An additional corrective action in 2013 was to procure a commercially-available audible door tamper alarm that could be installed without any modification to the door itself, as well as other similar doors in the auxiliary building. These alarm modules were maintained for approximately two years, but no rigorous programmatic control was put into place at the time to assure their continued functionality, and the alarms modules were eventually removed.
The River Bend Updated Safety Analysis Report describes the sequence of events postulated to occur following a loss of coolant accident (LOCA). Part of that analysis is a projection of the maximum radiation dose received by a person at the site boundary. The LOCA dose calculation assumes that the standby gas treatment system is initiated 20 minutes into the event, and that secondary containment is at the required negative pressure within 30 minutes, such that filtration may be credited. As such, the safety function of secondary containment is maintained as long as the boundary is secured (or comments regarding burden estimate to the Information Services Branch (T-2 F43), U.S. Nuclear Regulatory Commission, Washington, DC 20555-0001, or by e-mail to Inf ocollects.Resource@nrc.gov, and to the Desk Officer, Office of Information and Regulatory Affairs, used to impose an information collection does not display a currently valid OMB control number, the NRC may not conduct or sponsor, and a person is not required to respond to, the informatiort collection.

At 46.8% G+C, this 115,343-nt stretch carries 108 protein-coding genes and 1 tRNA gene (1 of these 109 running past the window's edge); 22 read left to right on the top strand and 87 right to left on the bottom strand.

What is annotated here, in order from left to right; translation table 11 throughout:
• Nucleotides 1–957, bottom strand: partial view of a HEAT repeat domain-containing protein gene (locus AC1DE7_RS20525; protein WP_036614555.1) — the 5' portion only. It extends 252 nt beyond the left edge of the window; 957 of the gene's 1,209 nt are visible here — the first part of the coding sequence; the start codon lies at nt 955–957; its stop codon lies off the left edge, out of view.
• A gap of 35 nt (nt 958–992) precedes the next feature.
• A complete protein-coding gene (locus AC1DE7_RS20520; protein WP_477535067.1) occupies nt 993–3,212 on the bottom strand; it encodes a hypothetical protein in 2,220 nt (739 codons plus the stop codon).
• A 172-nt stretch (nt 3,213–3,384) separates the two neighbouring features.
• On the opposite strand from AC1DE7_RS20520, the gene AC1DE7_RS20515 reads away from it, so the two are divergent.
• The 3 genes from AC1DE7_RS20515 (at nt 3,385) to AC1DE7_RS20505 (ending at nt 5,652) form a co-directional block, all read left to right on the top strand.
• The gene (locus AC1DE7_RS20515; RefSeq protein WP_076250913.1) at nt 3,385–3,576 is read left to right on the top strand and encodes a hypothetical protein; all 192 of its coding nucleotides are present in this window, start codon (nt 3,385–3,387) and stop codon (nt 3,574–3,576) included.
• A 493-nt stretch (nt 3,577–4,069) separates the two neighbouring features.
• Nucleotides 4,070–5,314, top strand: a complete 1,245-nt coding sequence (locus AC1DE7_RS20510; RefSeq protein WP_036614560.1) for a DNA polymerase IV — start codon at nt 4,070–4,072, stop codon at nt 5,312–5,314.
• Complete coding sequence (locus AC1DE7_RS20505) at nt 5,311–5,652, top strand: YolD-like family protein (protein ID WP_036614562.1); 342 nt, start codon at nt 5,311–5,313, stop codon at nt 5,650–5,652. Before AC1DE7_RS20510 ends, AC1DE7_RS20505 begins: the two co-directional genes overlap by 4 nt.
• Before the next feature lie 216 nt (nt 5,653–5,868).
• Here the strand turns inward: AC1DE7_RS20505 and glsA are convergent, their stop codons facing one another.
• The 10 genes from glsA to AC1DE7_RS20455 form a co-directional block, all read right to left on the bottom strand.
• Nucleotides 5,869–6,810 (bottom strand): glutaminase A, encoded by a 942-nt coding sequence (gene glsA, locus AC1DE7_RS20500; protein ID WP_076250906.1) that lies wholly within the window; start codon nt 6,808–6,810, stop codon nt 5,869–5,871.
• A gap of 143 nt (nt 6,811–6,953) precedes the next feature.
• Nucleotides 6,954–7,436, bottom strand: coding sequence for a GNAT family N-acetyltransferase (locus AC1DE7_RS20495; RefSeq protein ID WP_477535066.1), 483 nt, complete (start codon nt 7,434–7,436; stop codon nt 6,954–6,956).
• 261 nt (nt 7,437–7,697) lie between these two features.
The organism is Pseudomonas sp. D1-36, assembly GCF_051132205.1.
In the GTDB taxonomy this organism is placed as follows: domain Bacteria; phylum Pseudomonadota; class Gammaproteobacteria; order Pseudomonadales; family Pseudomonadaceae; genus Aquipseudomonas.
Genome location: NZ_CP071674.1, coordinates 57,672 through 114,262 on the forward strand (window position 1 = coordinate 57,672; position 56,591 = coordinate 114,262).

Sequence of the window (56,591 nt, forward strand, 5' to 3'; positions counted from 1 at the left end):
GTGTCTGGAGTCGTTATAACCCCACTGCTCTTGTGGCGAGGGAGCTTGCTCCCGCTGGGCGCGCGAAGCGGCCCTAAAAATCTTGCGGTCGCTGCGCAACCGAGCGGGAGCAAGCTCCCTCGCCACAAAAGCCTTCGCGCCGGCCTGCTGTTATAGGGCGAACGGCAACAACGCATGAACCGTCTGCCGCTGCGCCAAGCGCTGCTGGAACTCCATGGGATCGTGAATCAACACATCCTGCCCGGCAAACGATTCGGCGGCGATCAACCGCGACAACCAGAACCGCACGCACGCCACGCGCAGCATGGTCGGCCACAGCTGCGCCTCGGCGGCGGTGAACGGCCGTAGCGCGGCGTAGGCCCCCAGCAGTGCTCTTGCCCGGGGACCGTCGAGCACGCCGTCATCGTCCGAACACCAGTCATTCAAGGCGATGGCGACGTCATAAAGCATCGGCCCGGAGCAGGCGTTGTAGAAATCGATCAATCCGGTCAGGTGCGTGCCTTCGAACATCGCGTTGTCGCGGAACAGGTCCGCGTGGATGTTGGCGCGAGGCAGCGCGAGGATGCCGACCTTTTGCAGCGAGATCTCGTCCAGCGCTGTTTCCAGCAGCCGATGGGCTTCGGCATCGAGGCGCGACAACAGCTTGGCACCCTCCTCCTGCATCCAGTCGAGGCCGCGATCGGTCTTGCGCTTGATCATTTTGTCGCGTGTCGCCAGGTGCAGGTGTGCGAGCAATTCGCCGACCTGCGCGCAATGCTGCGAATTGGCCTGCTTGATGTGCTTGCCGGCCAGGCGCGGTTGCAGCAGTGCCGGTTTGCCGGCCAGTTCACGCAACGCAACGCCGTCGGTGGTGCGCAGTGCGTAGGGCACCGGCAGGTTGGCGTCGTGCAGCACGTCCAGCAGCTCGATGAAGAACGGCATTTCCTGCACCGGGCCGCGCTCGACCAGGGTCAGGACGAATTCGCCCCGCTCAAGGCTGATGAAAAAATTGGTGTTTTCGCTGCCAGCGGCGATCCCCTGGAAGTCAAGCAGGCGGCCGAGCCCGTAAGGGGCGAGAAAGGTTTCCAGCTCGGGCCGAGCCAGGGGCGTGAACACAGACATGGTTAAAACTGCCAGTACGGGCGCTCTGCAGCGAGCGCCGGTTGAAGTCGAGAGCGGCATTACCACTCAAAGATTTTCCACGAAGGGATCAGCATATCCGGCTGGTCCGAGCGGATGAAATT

05000-458 2017 009 00 capable of being secured) within 20 minutes of the time of the security alarm. Since the subject door was secured within approximately four minutes of the time of the alarm, the safety function of secondary containment was actually maintained. This event was of minimal significance with respect to the health and safety of the public.
(NOTE: Energy Industry Identification System component function identifier and system name of each component or system referred to in the LER are annotated as (**XX**) and [XX], respectively.)